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<< 7 / 2010 9 / 2010 >>

What's in a name? FoxT product renaming

2010-08-31 00:00:00

Over the past fifteen years the product we've come to know and love has changed names on numerous occasions. BoKS has changed hands a few times and with each move came a new name. All of this has led to a rather muddled position in the market, with many people confused about what to call the software.

Is it "BoKS"? Is it "FoxT Access Control", or "Keon", or even "UnixControl"? And is the company called FoxT or is it Fox Technologies?! And this confusion isn't alleviated by the fact that both resumés and job postings refer to the software by any of these names.

Now we are told that FoxT are seriously considering a rigorous change to their naming convention, one that they will stick with for the coming years. All we can say is that it'd better be good! Because most of the names tossed about so far have both up and downsides.

Things like Access Control, Unix Control, or Server Control all have the problem that they are names consisting of two very generic words. Run them through Google and you'll get oodles of results. Words like FoxT and BoKS are certainly far from generic, but even those give pretty bad results in Google ("Did you mean books?"). BoKS is certainly a memorable term and most people still refer to the software in that way, despite the fact that neither the FoxT documentation nor their website even still mentions the name.

So far the only past name that ticks all the boxes (unique, memorable, great with SEO) is "Keon". But unfortunately that can't be used, because the name is still owned by RSA. :(

So, what do you think?! Any suggestions with regards to a new product name? Any emotional attachment to the name "BoKS" (I'll admit to having that flaw)? Pipe in and let us know! tags: , ,

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BoKS and the epoch rollover

2010-08-20 00:00:00


The year 2038 is still a long time away, but we may already be feeling its effects!

As any Unix administrator will know Unix systems count their time and date in the amount of seconds passed since "Epoch" (01/01/1970). On 32-bit architectures this means that we're bound to "run out of time" on the 19th of January of 2038 because after that the Unix clock will roll-over from 1111111.11111111.1111111.11111110 to 10000000.00000000.00000000.00000000.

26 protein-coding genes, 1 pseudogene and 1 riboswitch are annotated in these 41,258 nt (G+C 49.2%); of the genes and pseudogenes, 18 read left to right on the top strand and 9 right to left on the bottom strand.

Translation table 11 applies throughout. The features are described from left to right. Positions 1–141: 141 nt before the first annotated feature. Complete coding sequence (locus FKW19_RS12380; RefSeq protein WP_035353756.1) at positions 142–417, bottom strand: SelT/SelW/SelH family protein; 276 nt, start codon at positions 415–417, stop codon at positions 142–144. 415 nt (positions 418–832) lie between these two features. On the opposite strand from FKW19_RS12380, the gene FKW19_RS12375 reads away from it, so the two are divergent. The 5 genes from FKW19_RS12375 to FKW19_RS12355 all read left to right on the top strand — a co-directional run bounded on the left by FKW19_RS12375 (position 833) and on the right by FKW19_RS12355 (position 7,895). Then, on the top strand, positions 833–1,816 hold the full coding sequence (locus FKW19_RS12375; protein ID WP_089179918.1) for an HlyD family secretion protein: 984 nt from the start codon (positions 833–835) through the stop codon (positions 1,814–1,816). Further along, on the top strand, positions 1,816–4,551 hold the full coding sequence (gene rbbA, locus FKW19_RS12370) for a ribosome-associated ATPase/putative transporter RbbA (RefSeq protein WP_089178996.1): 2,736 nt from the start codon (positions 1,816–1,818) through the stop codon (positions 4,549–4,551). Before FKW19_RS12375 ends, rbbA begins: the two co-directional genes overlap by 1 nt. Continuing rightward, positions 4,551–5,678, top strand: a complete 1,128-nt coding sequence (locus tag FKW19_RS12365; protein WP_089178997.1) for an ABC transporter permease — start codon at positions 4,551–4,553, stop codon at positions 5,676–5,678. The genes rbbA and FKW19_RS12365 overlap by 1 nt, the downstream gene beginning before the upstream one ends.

While you might not expect it, BoKS administrators may already be feeling the effects of the Year 2038 problem way ahead of time.

One commonly used trick for applicative user accounts is to set their "pswvalidtime" to a very large number. This means that the user account in question will never be bugged to change its password, which tends to keep application support people happy. The account will never be locked automatically because they forgot to change the password and thus their applications will not crash unexpectedly.

It's common to use the figure "9999" as this huge number for "pswvalidtime". This roughly corresponds to 27,3 years. Do the rough math: 2010,8 + 27,3 = 2038,1. Combine that with the "pswgracetime" setting and BINGO! The password validity for the user in question has now rolled over to some day in January of 1970! The odd thing is that the BoKS "lsbks" command will not show this fact, but instead translate the date to the relating date in 2038, which puts you off the track of the real problem.

So... If you happen to rely on huge "pswvalidtime" settings, you'd better tone it down a little bit. Thanks to the guys at FoxT for quickly pinpointing our "problem". It seems that there's a 9999-epidemic going round :)

EDIT: Thank you to Wilfrid for pointing out two small mistakes :) tags: , ,

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